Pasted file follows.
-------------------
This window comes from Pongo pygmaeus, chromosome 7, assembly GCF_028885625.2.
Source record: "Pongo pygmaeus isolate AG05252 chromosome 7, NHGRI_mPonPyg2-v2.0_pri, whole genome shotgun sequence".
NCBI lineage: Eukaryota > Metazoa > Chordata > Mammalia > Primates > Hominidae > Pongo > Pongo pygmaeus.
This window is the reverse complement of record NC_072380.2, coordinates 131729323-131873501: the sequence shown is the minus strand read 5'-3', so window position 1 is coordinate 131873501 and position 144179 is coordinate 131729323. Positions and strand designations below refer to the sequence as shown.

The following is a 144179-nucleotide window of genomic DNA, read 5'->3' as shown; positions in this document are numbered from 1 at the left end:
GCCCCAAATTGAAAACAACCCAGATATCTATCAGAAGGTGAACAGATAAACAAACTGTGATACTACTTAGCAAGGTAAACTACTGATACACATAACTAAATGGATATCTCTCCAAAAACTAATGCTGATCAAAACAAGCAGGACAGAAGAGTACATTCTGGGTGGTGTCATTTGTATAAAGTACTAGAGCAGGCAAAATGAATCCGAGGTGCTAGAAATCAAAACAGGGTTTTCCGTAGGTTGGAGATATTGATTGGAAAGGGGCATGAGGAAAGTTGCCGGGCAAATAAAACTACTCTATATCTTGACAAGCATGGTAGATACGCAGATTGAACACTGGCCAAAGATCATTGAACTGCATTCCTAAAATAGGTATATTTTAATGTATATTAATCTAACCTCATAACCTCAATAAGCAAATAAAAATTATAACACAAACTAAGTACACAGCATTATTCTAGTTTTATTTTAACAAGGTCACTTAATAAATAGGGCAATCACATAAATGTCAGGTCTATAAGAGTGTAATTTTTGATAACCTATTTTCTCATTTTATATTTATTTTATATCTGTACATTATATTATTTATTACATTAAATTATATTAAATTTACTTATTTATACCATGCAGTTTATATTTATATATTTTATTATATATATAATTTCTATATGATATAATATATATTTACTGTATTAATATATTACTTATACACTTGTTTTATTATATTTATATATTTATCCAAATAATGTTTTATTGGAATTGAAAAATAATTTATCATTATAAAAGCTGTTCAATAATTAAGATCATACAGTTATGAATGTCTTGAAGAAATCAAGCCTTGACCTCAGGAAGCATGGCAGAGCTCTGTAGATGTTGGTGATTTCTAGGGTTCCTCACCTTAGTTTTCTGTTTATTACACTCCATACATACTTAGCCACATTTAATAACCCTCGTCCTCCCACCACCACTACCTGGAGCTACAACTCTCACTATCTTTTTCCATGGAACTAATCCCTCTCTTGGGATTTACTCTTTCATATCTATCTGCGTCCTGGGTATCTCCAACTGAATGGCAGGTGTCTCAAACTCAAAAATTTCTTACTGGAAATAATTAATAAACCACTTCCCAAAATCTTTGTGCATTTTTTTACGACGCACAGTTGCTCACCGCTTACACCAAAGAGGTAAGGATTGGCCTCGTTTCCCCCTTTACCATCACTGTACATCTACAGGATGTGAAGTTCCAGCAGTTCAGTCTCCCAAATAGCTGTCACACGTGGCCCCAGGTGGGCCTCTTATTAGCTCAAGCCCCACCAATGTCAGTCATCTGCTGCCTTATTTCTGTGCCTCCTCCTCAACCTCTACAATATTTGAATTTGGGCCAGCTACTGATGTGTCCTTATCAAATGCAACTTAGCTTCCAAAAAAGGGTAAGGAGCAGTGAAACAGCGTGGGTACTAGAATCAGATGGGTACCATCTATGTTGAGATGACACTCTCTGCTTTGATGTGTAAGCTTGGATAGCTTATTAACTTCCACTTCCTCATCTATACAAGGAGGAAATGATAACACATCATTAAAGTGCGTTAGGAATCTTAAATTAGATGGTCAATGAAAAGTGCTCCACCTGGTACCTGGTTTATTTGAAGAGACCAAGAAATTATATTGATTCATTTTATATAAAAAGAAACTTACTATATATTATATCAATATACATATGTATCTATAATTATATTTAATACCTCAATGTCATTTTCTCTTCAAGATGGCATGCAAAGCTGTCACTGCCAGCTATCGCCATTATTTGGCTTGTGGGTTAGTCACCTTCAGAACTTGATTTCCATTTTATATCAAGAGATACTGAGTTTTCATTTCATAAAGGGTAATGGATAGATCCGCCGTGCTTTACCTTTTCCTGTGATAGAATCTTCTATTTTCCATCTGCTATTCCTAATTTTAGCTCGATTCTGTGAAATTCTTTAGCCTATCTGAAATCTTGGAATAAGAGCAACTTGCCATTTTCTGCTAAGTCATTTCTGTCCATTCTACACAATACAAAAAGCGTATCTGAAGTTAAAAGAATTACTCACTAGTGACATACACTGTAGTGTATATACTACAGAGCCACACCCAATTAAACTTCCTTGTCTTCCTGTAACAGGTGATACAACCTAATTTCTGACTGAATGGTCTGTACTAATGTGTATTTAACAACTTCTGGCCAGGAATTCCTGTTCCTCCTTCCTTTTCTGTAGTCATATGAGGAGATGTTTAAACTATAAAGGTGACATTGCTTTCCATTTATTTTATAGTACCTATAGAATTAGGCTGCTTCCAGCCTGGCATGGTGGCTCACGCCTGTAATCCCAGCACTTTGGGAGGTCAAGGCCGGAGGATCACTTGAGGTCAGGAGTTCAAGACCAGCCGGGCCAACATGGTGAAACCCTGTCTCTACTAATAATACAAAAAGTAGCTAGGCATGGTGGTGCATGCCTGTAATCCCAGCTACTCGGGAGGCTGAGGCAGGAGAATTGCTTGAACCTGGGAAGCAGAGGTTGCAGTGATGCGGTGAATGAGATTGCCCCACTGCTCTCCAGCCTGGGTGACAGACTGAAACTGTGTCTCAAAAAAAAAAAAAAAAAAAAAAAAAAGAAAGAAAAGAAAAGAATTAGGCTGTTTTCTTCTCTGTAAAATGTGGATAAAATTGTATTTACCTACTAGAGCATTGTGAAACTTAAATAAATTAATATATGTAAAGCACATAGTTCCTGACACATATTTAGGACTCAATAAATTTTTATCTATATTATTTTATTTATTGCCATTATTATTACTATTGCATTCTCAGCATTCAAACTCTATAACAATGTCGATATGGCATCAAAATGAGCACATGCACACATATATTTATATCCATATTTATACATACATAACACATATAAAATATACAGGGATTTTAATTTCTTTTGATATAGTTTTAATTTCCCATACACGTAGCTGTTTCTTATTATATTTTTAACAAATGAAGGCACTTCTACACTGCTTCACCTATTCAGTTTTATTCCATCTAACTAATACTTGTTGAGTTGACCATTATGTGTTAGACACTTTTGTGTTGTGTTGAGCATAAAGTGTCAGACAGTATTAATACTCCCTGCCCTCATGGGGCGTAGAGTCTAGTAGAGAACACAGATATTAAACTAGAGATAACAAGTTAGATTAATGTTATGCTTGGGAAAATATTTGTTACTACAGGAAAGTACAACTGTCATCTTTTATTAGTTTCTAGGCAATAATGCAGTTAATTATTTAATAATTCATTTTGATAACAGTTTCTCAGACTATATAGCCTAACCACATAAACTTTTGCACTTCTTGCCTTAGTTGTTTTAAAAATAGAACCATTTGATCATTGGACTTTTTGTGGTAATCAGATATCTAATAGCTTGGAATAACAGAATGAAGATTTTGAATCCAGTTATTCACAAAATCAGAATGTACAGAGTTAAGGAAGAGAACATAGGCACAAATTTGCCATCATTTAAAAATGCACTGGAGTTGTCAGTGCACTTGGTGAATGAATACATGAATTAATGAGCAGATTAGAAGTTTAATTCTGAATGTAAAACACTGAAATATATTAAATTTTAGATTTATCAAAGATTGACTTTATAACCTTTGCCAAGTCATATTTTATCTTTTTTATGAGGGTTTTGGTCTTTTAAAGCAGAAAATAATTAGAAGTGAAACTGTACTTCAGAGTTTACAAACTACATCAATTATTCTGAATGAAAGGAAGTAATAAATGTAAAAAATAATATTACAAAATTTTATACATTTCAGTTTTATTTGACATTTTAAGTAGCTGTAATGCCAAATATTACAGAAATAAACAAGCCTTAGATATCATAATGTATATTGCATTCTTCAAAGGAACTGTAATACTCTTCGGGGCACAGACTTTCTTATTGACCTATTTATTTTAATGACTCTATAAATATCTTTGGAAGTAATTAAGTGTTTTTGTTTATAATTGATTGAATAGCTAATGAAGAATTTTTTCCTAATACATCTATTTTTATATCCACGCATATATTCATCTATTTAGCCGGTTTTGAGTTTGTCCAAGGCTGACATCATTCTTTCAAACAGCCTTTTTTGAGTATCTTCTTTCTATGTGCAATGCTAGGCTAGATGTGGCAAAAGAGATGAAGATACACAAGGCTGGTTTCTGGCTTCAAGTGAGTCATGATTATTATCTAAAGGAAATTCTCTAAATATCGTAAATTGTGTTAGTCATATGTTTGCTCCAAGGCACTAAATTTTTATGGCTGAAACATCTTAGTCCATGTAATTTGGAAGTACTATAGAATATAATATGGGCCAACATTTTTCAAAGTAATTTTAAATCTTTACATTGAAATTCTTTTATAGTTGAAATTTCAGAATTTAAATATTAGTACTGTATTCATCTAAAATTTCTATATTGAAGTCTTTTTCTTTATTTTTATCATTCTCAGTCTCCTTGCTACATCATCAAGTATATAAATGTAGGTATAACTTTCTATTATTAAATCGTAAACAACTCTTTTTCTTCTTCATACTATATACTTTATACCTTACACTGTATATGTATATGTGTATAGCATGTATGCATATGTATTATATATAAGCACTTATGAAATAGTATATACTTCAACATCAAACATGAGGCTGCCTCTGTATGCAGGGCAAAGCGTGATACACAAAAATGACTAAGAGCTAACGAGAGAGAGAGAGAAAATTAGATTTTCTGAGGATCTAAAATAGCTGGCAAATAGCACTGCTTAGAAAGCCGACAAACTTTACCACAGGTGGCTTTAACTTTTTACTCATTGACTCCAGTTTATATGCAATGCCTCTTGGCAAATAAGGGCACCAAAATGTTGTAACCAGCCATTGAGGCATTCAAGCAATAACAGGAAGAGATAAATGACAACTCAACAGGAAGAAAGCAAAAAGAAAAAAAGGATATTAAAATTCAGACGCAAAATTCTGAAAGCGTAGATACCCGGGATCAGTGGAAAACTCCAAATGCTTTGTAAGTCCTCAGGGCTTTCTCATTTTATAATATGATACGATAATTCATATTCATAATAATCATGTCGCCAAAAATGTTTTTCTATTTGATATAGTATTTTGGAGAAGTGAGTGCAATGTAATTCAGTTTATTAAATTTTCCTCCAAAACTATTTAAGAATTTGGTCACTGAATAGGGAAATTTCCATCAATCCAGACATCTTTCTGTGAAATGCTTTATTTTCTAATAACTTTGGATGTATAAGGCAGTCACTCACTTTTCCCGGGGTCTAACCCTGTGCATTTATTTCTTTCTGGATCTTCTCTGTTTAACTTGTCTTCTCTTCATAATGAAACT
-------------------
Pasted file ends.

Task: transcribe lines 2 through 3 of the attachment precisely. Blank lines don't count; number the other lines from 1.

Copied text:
Source record: "Pongo pygmaeus isolate AG05252 chromosome 7, NHGRI_mPonPyg2-v2.0_pri, whole genome shotgun sequence".
NCBI lineage: Eukaryota > Metazoa > Chordata > Mammalia > Primates > Hominidae > Pongo > Pongo pygmaeus.